Rod Run and Car Show set Saturday
Monitor Staff Reports
SEVEN POINTS–Seven Points area merchants are sponsoring the fifth annual
Rod Run and Car Show Saturday, Aug. 30, at the city park, located behind
the Post Office and city hall off Cedar Creek Drive.
Proceeds from the show benefit the Seven Points Volunteer Fire
The show offers 37 different classes of classic cars, hot rods and
motorcycles, including Street Rod, Muscle Car, Custom, Original, and
plenty of Best ofs (Best of Show, Best Interior, Best Motor, Best
A $100 cash prize goes to the car/motorcycle club with the largest
member participation, along with recognition for traveling the longest
distance and for rides under construction.
Registration opens at 10 a.m. and continues until noon, with trophy
awards set for 3 p.m. For more information, contact Bear or Donna at
(903) 432-3505, or (903) 432-3593, or e-mail at
Humane Society needs outlined
for Rotary Club
Monitor Staff Reports
GUN BARREL CITY–Space and funding have always been critical issues for
the Cedar Creek Lake Humane Society, and that hasn’t changed, Rotary
Club members heard Friday.
Now in its 25th year, the Humane Society’s two-acre shelter in Tool
continues to be very overcrowded, limiting the length of time animals
can be held for adoption.
Shelter manager Krista McAnally, who began serving full-time back in
March, said the shelter’s capacity is around 65 dogs and 15 to 20 cats,
but has more than twice that number.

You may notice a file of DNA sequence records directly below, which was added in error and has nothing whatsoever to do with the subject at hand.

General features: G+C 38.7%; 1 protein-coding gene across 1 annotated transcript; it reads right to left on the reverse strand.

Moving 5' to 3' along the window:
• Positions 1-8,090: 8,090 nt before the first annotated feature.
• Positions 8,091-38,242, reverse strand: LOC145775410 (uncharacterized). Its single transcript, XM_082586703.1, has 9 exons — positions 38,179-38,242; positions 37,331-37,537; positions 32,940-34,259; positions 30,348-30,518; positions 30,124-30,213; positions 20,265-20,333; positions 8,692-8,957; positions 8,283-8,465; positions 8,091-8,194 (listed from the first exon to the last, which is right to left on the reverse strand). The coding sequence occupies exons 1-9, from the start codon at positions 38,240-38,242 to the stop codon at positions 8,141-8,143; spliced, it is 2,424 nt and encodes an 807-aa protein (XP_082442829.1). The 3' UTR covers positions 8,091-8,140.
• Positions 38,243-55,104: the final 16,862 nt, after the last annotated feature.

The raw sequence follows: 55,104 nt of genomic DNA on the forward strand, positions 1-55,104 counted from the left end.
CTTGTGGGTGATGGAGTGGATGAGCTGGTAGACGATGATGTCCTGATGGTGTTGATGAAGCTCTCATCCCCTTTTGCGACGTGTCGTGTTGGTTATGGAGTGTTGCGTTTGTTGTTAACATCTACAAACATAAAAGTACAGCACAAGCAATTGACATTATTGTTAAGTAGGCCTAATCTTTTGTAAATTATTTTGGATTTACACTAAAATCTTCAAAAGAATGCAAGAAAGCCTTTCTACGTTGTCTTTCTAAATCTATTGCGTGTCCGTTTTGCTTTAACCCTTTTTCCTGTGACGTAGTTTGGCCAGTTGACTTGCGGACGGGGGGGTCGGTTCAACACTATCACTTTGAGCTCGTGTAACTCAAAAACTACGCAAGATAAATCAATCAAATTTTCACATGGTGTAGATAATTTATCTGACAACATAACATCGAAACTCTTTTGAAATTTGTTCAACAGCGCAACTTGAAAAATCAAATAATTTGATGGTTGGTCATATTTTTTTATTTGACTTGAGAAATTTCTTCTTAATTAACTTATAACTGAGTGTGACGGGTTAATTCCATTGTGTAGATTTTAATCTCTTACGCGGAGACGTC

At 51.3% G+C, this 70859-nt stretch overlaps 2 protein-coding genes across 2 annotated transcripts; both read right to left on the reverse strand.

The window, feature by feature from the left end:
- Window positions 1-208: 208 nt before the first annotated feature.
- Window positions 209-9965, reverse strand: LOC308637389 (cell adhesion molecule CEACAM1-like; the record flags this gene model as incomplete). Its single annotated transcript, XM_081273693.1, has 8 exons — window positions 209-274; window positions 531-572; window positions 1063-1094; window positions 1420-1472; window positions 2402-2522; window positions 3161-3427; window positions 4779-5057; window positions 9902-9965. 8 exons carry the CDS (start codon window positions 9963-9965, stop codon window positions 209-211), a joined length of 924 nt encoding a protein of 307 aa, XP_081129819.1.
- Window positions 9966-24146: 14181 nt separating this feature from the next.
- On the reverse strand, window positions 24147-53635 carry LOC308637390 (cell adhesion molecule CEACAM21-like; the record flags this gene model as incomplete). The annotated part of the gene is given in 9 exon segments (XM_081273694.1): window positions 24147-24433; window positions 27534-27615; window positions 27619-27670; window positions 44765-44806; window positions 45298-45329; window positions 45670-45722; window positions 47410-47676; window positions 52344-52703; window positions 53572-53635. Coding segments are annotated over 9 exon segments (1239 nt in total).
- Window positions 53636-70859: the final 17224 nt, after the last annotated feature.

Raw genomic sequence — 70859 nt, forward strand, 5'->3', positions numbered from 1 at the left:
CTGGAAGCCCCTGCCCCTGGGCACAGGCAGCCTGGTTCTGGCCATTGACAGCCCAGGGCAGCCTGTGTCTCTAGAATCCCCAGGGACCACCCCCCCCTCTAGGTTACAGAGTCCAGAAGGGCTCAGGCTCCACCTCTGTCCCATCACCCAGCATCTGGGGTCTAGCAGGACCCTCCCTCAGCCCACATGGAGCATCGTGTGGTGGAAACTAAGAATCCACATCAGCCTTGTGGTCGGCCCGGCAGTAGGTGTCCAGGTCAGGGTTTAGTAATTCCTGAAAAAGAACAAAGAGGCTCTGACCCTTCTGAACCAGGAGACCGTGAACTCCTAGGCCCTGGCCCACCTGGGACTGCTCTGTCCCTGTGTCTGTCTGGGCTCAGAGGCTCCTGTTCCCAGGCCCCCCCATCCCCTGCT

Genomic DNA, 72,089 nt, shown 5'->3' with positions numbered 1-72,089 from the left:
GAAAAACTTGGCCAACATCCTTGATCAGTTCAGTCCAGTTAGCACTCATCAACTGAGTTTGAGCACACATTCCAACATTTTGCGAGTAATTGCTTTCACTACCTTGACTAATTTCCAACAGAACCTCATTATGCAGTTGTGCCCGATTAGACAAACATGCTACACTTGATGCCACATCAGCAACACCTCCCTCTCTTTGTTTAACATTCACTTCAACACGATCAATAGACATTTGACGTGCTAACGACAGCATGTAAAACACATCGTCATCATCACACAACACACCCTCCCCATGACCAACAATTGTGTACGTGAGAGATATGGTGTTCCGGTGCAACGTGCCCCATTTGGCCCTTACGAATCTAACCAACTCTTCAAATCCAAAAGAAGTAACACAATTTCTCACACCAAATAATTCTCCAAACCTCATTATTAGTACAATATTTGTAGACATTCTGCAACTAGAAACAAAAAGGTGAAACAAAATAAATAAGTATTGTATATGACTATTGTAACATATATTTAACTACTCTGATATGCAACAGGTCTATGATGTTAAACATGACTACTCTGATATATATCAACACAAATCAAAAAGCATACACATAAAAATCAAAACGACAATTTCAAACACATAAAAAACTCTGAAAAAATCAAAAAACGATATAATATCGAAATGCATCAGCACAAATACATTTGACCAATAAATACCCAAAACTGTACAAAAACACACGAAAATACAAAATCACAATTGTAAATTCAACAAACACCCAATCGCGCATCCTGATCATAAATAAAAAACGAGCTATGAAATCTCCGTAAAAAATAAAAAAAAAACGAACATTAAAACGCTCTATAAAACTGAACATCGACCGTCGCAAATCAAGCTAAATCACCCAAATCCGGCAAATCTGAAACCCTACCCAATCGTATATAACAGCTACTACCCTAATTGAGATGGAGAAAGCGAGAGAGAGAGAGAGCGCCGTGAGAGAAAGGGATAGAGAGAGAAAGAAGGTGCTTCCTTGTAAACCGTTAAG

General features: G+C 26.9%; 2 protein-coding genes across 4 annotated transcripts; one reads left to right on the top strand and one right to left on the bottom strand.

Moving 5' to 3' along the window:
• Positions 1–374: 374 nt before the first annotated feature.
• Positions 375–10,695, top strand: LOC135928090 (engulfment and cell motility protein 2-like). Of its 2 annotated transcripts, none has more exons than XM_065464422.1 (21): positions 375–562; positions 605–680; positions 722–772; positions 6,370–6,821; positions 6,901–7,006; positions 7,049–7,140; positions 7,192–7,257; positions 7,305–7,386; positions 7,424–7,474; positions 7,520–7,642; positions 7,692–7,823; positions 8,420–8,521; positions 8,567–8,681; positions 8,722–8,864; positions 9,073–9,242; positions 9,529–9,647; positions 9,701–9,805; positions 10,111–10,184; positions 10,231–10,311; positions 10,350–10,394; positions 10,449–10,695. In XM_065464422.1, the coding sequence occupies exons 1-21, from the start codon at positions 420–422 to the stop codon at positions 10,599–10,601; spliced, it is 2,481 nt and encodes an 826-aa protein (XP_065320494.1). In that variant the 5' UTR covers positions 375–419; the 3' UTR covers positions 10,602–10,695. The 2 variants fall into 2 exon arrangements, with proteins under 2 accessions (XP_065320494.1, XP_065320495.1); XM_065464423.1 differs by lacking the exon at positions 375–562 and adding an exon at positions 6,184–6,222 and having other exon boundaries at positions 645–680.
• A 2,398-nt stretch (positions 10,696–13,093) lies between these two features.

The shelter took in about 3,400 animals last year, and is on pace to
break that mark this year, with between 1,800 and 1,900 animals taken in
“Our adoption rate is right at 31 percent, which is less than the
national average of around 35 percent,” McAnally told Rotarians during
their Friday luncheon at Vetoni’s Italian Restaurant.
That means, of course, the 70 percent of animals not adopted must be
humanely euthanized, a job no one wants to do, she said.
“Part of that adoption rate is economic stress,” she said. “Some
families are having to give up their pets. The family is being
foreclosed on, and they have to move into an apartment.”
One of the first questions people usually ask is if the Humane Society’s
shelter is a “no-kill” shelter, and the answer is no.
“There are only two no-kill shelters that I know of in Texas,” she said.
“We euthanize every Wednesday. It’s just a fact of life.”
Animals that go to a “no-kill” shelter won’t necessarily be adopted,
McAnally pointed out.
“One, they (no-kill shelters) are always full, and two, they send their
extra animals to us,” she said. “I’m not sure if that makes them
‘no-kill’ or not.”
By law, shelters are required to hold every animal for at least 72 hours